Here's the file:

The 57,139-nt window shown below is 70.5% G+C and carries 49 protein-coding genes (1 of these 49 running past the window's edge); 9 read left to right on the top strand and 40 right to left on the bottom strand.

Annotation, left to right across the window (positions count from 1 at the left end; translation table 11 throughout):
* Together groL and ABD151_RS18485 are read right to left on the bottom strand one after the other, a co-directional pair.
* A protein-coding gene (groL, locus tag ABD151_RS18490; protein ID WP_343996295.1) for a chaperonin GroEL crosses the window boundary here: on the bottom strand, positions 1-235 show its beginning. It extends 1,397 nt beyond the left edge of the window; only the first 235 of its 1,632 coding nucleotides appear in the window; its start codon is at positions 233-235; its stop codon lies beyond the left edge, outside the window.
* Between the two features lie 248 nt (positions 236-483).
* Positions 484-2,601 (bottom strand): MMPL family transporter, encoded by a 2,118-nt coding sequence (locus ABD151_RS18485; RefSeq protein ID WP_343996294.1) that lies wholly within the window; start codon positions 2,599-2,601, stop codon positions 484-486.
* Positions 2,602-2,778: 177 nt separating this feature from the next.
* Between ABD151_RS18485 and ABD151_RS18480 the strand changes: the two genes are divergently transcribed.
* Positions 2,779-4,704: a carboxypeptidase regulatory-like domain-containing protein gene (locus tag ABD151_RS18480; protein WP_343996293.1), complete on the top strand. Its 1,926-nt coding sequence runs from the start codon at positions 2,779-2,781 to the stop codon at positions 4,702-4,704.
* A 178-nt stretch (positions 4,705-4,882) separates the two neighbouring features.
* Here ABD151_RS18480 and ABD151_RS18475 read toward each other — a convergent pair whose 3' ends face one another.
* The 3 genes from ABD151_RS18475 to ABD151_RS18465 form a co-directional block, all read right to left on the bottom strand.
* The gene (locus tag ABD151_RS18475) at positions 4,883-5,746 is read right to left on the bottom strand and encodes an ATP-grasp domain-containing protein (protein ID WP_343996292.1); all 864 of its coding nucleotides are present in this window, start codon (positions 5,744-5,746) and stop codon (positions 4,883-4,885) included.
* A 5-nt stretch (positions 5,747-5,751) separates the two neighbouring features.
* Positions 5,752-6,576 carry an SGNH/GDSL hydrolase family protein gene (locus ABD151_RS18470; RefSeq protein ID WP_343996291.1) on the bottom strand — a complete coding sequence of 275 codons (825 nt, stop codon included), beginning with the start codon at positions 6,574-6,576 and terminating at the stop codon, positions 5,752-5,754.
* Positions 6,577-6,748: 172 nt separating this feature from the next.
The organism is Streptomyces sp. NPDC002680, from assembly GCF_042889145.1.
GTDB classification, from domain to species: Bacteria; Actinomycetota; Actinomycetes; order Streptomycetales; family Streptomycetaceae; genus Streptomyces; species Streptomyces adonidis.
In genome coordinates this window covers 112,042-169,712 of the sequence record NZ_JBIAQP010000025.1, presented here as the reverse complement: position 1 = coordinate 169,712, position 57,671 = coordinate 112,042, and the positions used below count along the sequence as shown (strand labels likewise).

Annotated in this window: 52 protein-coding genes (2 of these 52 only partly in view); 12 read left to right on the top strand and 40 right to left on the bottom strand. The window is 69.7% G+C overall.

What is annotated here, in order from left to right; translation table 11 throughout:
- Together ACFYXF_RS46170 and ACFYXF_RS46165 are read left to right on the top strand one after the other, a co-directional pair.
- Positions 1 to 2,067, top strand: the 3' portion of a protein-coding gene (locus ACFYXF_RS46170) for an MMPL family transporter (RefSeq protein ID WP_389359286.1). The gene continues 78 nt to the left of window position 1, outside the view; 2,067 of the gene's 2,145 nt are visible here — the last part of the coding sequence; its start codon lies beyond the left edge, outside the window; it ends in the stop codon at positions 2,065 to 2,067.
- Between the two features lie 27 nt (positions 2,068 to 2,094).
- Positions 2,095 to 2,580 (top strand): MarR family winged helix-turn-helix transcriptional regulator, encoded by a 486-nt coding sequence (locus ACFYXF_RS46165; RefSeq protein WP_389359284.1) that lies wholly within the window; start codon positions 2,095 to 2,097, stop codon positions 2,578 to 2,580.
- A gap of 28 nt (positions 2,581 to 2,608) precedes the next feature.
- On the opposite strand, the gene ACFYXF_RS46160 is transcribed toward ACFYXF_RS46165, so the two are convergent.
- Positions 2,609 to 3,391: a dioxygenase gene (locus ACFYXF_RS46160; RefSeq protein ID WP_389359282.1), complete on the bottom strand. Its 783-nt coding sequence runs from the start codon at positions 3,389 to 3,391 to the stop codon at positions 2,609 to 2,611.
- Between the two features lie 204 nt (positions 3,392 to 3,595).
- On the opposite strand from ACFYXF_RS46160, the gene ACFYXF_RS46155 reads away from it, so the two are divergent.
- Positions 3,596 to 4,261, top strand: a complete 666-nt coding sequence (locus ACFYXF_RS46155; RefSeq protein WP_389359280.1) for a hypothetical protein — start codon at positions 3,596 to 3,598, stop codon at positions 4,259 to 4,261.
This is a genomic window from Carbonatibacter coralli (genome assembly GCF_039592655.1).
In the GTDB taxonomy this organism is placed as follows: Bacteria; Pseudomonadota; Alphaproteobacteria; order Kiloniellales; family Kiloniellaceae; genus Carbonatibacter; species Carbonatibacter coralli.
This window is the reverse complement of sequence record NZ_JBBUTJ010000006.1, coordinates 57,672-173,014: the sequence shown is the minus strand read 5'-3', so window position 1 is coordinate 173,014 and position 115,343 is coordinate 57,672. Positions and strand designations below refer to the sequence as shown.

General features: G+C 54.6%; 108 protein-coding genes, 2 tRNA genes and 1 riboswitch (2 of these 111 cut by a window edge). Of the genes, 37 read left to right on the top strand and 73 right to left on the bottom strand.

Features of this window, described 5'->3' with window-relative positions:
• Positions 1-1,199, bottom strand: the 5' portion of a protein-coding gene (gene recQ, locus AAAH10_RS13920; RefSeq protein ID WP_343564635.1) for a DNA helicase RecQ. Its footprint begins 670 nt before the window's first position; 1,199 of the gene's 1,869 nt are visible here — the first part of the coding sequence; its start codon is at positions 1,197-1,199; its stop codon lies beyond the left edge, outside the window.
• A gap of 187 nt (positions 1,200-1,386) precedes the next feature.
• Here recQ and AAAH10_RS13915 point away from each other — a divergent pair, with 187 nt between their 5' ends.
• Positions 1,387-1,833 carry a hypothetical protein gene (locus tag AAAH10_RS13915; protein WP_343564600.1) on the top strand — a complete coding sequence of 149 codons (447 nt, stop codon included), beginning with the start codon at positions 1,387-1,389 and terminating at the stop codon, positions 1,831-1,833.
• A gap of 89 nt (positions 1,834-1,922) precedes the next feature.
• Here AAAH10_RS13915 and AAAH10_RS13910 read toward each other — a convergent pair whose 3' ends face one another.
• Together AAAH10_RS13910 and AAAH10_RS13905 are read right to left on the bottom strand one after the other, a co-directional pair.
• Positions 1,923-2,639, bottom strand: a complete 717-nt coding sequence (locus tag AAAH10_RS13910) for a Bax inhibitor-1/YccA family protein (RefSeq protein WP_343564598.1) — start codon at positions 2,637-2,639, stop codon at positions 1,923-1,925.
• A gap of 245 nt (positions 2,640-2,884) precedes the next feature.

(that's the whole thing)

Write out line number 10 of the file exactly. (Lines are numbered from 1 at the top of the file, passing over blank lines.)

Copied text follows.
* A 178-nt stretch (positions 4,705-4,882) separates the two neighbouring features.